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Saturday, May 14 2016
John 4: The Messiah And The Samaritan Woman
"And many of the Samaritans of that city believed on Him for the saying of the woman, which testified"
When the LORD (see The Identity Of The LORD God and The LORD God Our Saviour) had the northern Kingdom of Israel (see Israel In History and Prophecy: The Lost Ten Tribes) taken away into exile because of their political and religious corruption (see The Politics And Religion Of The Lost Ten Tribes), He permitted the Assyrians to replace them with people from Babylon (see The Origin Of The Samaritans).
Later, the people of the southern Kingdom of Judah (see Israel In History and Prophecy: Kingdom Of Judah) contemptuously referred to those settlers as "Samaritans" because they were given to settle in Samaria - what had been the central region of the land of Israel and the capital region of the northern kingdom (see The Capital Of The Lost Ten Tribes Of Israel).
Paradoxically, by the time of the Messiah's coming, His own nation failed to recognize Him because of the religion that they had superimposed upon what the LORD had actually given to them ("1:10 He was in the world, and the world was made by him, and the world knew him not. 1:11 He came unto his own, and his own received him not." John 1:10-11 KJV; see Israel In History and Prophecy: Judaism), while people such as the Samaritans were able to see the Truth. Such was the example of the Samaritan woman who encountered the Messiah at a well.
"4:1 When therefore the Lord knew how the Pharisees had heard that Jesus made and baptized more disciples than John, 4:2 (Though Jesus himself baptized not, but his disciples,) 4:3 He left Judaea, and departed again into Galilee.
The disciples then returned and were surprised to find the Messiah talking "with the woman" - because she was a woman, and because she was a Samaritan. That attitude was typical of the men of Judah toward women, and moreover toward Samaritans, male or female. It was a question that they later learned not to ask.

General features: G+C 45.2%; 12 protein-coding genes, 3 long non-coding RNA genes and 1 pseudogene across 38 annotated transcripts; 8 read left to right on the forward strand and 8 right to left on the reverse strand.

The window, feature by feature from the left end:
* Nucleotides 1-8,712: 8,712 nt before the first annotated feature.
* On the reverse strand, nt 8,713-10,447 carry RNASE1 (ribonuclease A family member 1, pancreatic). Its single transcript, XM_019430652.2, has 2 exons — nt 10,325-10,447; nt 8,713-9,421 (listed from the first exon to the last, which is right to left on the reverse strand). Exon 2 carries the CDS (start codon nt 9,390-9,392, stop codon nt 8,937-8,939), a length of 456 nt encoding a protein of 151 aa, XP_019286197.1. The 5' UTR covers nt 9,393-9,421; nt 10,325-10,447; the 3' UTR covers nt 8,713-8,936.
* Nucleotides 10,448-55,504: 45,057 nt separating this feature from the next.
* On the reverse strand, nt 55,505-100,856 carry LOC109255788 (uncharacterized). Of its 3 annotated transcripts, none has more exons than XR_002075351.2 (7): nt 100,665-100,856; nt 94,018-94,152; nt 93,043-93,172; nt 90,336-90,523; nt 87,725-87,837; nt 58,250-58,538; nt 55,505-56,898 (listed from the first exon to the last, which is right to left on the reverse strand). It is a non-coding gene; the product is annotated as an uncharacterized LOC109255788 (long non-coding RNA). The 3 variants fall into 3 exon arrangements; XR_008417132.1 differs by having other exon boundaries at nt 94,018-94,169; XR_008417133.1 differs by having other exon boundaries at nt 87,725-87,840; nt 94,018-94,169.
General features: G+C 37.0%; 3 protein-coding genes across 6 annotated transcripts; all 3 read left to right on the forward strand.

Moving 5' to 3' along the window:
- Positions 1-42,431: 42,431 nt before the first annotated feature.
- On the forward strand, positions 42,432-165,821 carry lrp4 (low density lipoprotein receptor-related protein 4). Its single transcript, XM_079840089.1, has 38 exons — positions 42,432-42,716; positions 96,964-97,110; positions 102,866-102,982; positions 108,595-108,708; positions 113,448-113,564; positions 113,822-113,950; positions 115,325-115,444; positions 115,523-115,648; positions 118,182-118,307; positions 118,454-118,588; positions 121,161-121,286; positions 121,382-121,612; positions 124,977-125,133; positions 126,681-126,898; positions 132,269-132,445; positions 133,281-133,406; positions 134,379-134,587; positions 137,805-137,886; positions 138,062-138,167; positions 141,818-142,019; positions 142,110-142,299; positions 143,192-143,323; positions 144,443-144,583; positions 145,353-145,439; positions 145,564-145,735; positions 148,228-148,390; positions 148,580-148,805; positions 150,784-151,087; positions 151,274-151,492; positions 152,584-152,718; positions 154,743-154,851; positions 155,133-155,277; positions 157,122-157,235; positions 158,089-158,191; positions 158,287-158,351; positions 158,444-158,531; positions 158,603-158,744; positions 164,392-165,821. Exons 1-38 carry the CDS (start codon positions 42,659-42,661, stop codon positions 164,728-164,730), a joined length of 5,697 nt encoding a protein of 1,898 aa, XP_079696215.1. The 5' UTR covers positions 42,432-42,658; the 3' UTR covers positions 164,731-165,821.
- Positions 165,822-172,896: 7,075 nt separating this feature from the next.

"4:27 And upon this came his disciples, and marvelled that he talked with the woman: yet no man said, What seekest thou? or, Why talkest thou with her?
The Samaritan woman became a witness of the Messiah to other Samaritans: "many of the Samaritans of that city believed on him for the saying of the woman, which testified."
"4:39 And many of the Samaritans of that city believed on him for the saying of the woman, which testified, He told me all that ever I did. 4:40 So when the Samaritans were come unto him, they besought him that he would tarry with them: and he abode there two days. 4:41 And many more believed because of his own word;
The Messiah often passed through Samaria because it was located between Galilee and Judea. As it happened, the Messiah's first public miracle was His turning water into wine at Cana in Galilee (see The Messiah's Beginning Of Miracles). His second miracle was the healing of a nobleman's child at Capernaum, on the north shore of the Sea of Galilee (see Why Were The First Apostles Fishermen Instead Of Carpenters?).